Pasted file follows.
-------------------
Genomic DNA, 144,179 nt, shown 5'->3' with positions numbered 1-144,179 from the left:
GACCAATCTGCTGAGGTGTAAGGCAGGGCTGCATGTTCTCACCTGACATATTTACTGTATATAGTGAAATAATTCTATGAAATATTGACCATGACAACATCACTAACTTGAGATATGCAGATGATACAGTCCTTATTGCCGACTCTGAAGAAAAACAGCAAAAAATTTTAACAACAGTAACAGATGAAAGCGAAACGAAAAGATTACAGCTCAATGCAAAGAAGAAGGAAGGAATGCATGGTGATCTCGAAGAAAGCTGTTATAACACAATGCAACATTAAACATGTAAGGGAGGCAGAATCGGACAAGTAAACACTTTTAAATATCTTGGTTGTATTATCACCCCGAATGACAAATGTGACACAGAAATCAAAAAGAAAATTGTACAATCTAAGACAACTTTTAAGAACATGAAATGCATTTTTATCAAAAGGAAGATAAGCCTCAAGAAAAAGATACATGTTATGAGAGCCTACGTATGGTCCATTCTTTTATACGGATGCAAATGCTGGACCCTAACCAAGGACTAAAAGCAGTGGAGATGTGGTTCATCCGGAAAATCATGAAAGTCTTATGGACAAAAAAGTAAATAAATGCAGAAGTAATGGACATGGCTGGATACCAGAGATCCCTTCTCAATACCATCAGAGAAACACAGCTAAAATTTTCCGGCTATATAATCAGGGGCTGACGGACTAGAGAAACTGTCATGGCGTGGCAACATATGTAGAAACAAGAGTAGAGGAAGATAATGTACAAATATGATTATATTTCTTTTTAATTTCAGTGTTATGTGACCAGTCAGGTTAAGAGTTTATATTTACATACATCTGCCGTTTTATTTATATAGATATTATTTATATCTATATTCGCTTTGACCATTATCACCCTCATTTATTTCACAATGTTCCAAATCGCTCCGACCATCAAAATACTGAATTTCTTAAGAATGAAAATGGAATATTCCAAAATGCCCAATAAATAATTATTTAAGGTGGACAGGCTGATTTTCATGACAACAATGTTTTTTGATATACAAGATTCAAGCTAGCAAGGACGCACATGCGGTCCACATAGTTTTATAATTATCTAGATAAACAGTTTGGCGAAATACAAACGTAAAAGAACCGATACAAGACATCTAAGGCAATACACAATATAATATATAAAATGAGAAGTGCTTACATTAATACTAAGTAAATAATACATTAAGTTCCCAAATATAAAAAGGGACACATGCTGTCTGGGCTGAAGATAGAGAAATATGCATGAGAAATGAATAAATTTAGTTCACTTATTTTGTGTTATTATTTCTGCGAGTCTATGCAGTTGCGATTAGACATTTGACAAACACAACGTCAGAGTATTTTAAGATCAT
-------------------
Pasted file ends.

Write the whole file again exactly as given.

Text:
Genomic DNA, 144,179 nt, shown 5'->3' with positions numbered 1-144,179 from the left:
GACCAATCTGCTGAGGTGTAAGGCAGGGCTGCATGTTCTCACCTGACATATTTACTGTATATAGTGAAATAATTCTATGAAATATTGACCATGACAACATCACTAACTTGAGATATGCAGATGATACAGTCCTTATTGCCGACTCTGAAGAAAAACAGCAAAAAATTTTAACAACAGTAACAGATGAAAGCGAAACGAAAAGATTACAGCTCAATGCAAAGAAGAAGGAAGGAATGCATGGTGATCTCGAAGAAAGCTGTTATAACACAATGCAACATTAAACATGTAAGGGAGGCAGAATCGGACAAGTAAACACTTTTAAATATCTTGGTTGTATTATCACCCCGAATGACAAATGTGACACAGAAATCAAAAAGAAAATTGTACAATCTAAGACAACTTTTAAGAACATGAAATGCATTTTTATCAAAAGGAAGATAAGCCTCAAGAAAAAGATACATGTTATGAGAGCCTACGTATGGTCCATTCTTTTATACGGATGCAAATGCTGGACCCTAACCAAGGACTAAAAGCAGTGGAGATGTGGTTCATCCGGAAAATCATGAAAGTCTTATGGACAAAAAAGTAAATAAATGCAGAAGTAATGGACATGGCTGGATACCAGAGATCCCTTCTCAATACCATCAGAGAAACACAGCTAAAATTTTCCGGCTATATAATCAGGGGCTGACGGACTAGAGAAACTGTCATGGCGTGGCAACATATGTAGAAACAAGAGTAGAGGAAGATAATGTACAAATATGATTATATTTCTTTTTAATTTCAGTGTTATGTGACCAGTCAGGTTAAGAGTTTATATTTACATACATCTGCCGTTTTATTTATATAGATATTATTTATATCTATATTCGCTTTGACCATTATCACCCTCATTTATTTCACAATGTTCCAAATCGCTCCGACCATCAAAATACTGAATTTCTTAAGAATGAAAATGGAATATTCCAAAATGCCCAATAAATAATTATTTAAGGTGGACAGGCTGATTTTCATGACAACAATGTTTTTTGATATACAAGATTCAAGCTAGCAAGGACGCACATGCGGTCCACATAGTTTTATAATTATCTAGATAAACAGTTTGGCGAAATACAAACGTAAAAGAACCGATACAAGACATCTAAGGCAATACACAATATAATATATAAAATGAGAAGTGCTTACATTAATACTAAGTAAATAATACATTAAGTTCCCAAATATAAAAAGGGACACATGCTGTCTGGGCTGAAGATAGAGAAATATGCATGAGAAATGAATAAATTTAGTTCACTTATTTTGTGTTATTATTTCTGCGAGTCTATGCAGTTGCGATTAGACATTTGACAAACACAACGTCAGAGTATTTTAAGATCAT